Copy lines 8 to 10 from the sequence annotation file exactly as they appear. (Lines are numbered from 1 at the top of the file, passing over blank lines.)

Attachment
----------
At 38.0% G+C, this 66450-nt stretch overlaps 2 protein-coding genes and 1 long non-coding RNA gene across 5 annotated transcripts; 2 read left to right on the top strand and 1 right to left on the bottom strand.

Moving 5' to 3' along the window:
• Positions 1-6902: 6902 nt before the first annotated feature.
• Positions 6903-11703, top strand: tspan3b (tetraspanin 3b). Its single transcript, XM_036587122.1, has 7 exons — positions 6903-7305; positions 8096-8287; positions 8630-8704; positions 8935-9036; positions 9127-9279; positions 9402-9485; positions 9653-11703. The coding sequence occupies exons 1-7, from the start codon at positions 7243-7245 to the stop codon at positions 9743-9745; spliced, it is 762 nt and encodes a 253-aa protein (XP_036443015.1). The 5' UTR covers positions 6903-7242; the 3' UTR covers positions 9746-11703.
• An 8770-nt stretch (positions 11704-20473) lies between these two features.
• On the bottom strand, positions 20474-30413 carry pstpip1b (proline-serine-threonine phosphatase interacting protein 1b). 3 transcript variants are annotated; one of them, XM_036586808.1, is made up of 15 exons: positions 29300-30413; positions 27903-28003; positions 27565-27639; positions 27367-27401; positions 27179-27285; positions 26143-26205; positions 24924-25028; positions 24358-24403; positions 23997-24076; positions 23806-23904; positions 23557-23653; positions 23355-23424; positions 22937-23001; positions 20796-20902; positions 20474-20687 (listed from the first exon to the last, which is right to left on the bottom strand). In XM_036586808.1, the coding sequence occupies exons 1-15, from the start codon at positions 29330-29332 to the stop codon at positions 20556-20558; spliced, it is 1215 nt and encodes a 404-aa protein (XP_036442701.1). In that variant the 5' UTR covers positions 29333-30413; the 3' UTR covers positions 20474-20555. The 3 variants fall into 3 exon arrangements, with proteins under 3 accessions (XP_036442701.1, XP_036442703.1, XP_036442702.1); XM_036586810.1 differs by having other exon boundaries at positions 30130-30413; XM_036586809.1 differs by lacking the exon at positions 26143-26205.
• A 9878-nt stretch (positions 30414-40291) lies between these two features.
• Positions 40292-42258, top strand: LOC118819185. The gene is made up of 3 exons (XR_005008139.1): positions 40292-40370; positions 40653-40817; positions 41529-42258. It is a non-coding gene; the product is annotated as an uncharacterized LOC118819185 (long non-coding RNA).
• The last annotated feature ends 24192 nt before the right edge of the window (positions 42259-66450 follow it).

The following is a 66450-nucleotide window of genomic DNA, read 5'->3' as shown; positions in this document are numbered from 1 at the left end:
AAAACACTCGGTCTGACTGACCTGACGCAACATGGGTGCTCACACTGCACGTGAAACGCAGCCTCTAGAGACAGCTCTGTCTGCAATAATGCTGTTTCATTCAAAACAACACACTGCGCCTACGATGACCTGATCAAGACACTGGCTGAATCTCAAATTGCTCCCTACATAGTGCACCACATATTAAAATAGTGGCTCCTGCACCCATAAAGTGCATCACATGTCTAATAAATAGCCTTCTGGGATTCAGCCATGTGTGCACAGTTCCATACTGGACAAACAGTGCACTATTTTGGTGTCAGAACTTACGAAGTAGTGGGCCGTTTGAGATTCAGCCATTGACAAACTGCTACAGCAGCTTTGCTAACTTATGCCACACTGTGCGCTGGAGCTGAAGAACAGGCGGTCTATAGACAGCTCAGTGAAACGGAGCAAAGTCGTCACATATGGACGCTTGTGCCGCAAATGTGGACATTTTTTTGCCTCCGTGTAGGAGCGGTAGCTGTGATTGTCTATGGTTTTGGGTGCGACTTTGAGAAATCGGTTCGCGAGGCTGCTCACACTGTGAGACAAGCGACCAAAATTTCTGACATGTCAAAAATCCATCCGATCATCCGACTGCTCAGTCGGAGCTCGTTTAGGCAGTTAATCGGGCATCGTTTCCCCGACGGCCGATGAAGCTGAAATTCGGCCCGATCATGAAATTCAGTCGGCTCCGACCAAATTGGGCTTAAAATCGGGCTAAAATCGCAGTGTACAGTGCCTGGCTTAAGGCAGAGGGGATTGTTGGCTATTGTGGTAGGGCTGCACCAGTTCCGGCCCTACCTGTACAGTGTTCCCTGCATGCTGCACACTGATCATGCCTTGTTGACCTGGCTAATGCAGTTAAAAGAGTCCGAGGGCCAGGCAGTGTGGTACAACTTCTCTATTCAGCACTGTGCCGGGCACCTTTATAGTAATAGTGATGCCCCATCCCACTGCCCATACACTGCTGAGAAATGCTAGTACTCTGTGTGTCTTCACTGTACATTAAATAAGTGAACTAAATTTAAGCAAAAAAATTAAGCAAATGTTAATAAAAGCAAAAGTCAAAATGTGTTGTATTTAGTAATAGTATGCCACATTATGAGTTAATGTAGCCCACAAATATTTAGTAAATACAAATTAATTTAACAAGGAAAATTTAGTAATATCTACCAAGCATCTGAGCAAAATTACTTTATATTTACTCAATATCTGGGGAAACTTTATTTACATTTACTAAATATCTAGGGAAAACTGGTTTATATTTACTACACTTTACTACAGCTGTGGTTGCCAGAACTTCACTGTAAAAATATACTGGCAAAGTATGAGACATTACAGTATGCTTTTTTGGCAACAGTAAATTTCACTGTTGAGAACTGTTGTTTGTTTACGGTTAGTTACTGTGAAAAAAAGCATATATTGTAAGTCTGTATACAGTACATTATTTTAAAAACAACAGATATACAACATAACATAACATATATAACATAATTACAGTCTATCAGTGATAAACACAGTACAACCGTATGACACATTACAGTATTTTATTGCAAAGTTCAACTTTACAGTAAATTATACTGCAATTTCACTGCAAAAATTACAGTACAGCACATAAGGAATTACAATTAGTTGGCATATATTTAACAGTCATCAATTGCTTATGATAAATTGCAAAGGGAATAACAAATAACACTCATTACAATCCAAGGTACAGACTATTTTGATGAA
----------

• Positions 40292-42258, top strand: LOC118819185. The gene is made up of 3 exons (XR_005008139.1): positions 40292-40370; positions 40653-40817; positions 41529-42258. It is a non-coding gene; the product is annotated as an uncharacterized LOC118819185 (long non-coding RNA).
• The last annotated feature ends 24192 nt before the right edge of the window (positions 42259-66450 follow it).

The following is a 66450-nucleotide window of genomic DNA, read 5'->3' as shown; positions in this document are numbered from 1 at the left end: